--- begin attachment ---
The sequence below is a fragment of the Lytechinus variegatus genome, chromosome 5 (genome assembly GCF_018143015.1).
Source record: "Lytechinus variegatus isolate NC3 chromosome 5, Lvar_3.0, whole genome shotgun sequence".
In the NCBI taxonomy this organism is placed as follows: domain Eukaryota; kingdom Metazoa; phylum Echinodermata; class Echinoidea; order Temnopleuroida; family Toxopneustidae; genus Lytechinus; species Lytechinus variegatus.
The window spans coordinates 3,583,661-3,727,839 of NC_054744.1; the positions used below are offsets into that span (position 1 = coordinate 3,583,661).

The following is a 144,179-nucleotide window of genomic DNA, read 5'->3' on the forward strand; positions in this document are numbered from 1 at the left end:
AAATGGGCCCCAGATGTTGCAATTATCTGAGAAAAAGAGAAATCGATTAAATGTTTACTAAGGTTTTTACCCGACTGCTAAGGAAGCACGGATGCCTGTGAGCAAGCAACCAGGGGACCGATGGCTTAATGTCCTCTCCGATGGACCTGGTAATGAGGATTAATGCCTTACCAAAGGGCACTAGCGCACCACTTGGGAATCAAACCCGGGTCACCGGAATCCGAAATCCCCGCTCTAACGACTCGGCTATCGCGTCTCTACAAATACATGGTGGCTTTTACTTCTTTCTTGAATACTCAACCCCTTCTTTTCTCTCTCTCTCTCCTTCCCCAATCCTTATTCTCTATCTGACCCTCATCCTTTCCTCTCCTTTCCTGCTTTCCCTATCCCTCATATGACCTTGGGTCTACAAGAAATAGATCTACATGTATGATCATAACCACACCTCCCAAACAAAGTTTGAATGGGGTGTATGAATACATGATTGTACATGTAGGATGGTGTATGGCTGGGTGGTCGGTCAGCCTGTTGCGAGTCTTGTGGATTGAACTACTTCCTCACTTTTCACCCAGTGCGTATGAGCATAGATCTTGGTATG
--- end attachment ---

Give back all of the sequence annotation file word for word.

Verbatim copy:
The sequence below is a fragment of the Lytechinus variegatus genome, chromosome 5 (genome assembly GCF_018143015.1).
Source record: "Lytechinus variegatus isolate NC3 chromosome 5, Lvar_3.0, whole genome shotgun sequence".
In the NCBI taxonomy this organism is placed as follows: domain Eukaryota; kingdom Metazoa; phylum Echinodermata; class Echinoidea; order Temnopleuroida; family Toxopneustidae; genus Lytechinus; species Lytechinus variegatus.
The window spans coordinates 3,583,661-3,727,839 of NC_054744.1; the positions used below are offsets into that span (position 1 = coordinate 3,583,661).

The following is a 144,179-nucleotide window of genomic DNA, read 5'->3' on the forward strand; positions in this document are numbered from 1 at the left end:
AAATGGGCCCCAGATGTTGCAATTATCTGAGAAAAAGAGAAATCGATTAAATGTTTACTAAGGTTTTTACCCGACTGCTAAGGAAGCACGGATGCCTGTGAGCAAGCAACCAGGGGACCGATGGCTTAATGTCCTCTCCGATGGACCTGGTAATGAGGATTAATGCCTTACCAAAGGGCACTAGCGCACCACTTGGGAATCAAACCCGGGTCACCGGAATCCGAAATCCCCGCTCTAACGACTCGGCTATCGCGTCTCTACAAATACATGGTGGCTTTTACTTCTTTCTTGAATACTCAACCCCTTCTTTTCTCTCTCTCTCTCCTTCCCCAATCCTTATTCTCTATCTGACCCTCATCCTTTCCTCTCCTTTCCTGCTTTCCCTATCCCTCATATGACCTTGGGTCTACAAGAAATAGATCTACATGTATGATCATAACCACACCTCCCAAACAAAGTTTGAATGGGGTGTATGAATACATGATTGTACATGTAGGATGGTGTATGGCTGGGTGGTCGGTCAGCCTGTTGCGAGTCTTGTGGATTGAACTACTTCCTCACTTTTCACCCAGTGCGTATGAGCATAGATCTTGGTATG